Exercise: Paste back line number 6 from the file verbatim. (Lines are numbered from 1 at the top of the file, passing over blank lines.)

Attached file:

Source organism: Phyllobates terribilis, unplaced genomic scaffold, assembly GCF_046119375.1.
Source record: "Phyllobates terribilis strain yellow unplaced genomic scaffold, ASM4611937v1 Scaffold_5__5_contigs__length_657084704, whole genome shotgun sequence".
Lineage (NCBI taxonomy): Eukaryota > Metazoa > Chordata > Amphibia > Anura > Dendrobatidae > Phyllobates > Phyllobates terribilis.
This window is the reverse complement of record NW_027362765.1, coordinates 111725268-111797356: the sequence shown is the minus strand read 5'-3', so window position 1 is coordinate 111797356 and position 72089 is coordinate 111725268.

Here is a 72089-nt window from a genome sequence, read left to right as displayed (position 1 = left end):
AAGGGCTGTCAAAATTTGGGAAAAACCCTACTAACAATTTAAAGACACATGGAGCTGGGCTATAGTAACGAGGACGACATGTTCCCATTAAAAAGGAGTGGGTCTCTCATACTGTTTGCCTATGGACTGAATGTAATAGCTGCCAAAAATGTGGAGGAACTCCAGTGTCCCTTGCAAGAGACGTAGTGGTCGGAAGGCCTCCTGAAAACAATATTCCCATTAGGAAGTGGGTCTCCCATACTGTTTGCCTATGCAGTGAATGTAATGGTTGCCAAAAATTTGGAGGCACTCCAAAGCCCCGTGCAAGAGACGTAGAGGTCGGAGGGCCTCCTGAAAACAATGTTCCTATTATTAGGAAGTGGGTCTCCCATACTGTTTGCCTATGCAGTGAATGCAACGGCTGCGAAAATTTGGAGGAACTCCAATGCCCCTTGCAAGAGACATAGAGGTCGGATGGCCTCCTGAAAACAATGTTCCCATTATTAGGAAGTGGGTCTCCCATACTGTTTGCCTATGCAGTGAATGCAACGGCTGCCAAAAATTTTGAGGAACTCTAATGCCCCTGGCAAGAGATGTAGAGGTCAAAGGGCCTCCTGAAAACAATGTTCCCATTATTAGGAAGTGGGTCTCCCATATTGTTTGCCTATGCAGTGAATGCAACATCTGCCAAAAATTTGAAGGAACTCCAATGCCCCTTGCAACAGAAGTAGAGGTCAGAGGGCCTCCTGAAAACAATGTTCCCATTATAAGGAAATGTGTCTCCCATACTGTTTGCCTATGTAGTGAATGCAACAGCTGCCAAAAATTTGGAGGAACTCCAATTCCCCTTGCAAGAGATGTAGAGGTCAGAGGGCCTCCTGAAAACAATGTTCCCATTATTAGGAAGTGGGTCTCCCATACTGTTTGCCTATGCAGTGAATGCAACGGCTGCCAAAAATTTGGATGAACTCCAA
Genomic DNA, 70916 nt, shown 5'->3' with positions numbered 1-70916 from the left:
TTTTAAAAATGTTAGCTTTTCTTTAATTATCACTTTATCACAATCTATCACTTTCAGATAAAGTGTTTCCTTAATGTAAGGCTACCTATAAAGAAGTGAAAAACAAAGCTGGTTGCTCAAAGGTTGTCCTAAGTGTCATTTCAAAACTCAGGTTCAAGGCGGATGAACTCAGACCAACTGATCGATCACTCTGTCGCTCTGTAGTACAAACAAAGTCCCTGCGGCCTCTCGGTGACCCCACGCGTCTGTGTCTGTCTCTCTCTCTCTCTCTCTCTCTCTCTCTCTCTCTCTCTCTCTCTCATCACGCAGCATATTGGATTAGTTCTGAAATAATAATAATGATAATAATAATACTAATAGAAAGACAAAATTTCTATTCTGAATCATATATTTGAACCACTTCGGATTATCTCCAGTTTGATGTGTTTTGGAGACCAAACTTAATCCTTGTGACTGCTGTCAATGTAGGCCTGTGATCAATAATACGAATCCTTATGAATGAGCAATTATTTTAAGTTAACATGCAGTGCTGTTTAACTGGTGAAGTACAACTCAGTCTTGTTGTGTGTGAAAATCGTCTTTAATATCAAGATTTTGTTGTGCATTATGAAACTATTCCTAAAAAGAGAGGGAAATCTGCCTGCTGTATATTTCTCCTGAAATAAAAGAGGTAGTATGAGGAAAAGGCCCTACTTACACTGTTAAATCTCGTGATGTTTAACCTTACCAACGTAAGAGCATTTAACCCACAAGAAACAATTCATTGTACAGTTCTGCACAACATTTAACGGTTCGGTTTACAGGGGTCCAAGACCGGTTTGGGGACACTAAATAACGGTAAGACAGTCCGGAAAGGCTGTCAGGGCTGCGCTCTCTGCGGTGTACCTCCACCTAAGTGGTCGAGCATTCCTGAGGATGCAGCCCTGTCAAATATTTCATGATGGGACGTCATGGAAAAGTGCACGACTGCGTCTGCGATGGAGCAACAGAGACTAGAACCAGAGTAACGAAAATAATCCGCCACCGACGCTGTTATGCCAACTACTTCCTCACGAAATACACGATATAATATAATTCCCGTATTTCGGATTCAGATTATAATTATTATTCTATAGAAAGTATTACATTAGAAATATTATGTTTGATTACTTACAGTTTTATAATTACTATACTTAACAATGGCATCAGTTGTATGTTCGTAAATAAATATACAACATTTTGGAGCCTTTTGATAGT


AAGGGCTGTCAAAATTTGGGAAAAACCCTACTAACAATTTAAAGACACATGGAGCTGGGCTATAGTAACGAGGACGACATGTTCCCATTAAAAAGGAGTGGGTCTCTCATACTGTTTGCCTATGGACTGAATGTAATAGCTGCCAAAAATGTGGAGGAACTCCAGTGTCCCTTGCAAGAGACGTAGTGGTCGGAAGGCCTCCTGAAAACAATATTCCCATTAGGAAGTGGGTCTCCCATACTGTTTGCCTATGCAGTGAATGTAATGGTTGCCAAAAATTTGGAGGCACTCCAAAGCCCCGTGCAAGAGACGTAGAGGTCGGAGGGCCTCCTGAAAACAATGTTCCTATTATTAGGAAGTGGGTCTCCCATACTGTTTGCCTATGCAGTGAATGCAACGGCTGCGAAAATTTGGAGGAACTCCAATGCCCCTTGCAAGAGACATAGAGGTCGGATGGCCTCCTGAAAACAATGTTCCCATTATTAGGAAGTGGGTCTCCCATACTGTTTGCCTATGCAGTGAATGCAACGGCTGCCAAAAATTTTGAGGAACTCTAATGCCCCTGGCAAGAGATGTAGAGGTCAAAGGGCCTCCTGAAAACAATGTTCCCATTATTAGGAAGTGGGTCTCCCATATTGTTTGCCTATGCAGTGAATGCAACATCTGCCAAAAATTTGAAGGAACTCCAATGCCCCTTGCAACAGAAGTAGAGGTCAGAGGGCCTCCTGAAAACAATGTTCCCATTATAAGGAAATGTGTCTCCCATACTGTTTGCCTATGTAGTGAATGCAACAGCTGCCAAAAATTTGGAGGAACTCCAATTCCCCTTGCAAGAGATGTAGAGGTCAGAGGGCCTCCTGAAAACAATGTTCCCATTATTAGGAAGTGGGTCTCCCATACTGTTTGCCTATGCAGTGAATGCAACGGCTGCCAAAAATTTGGATGAACTCCAA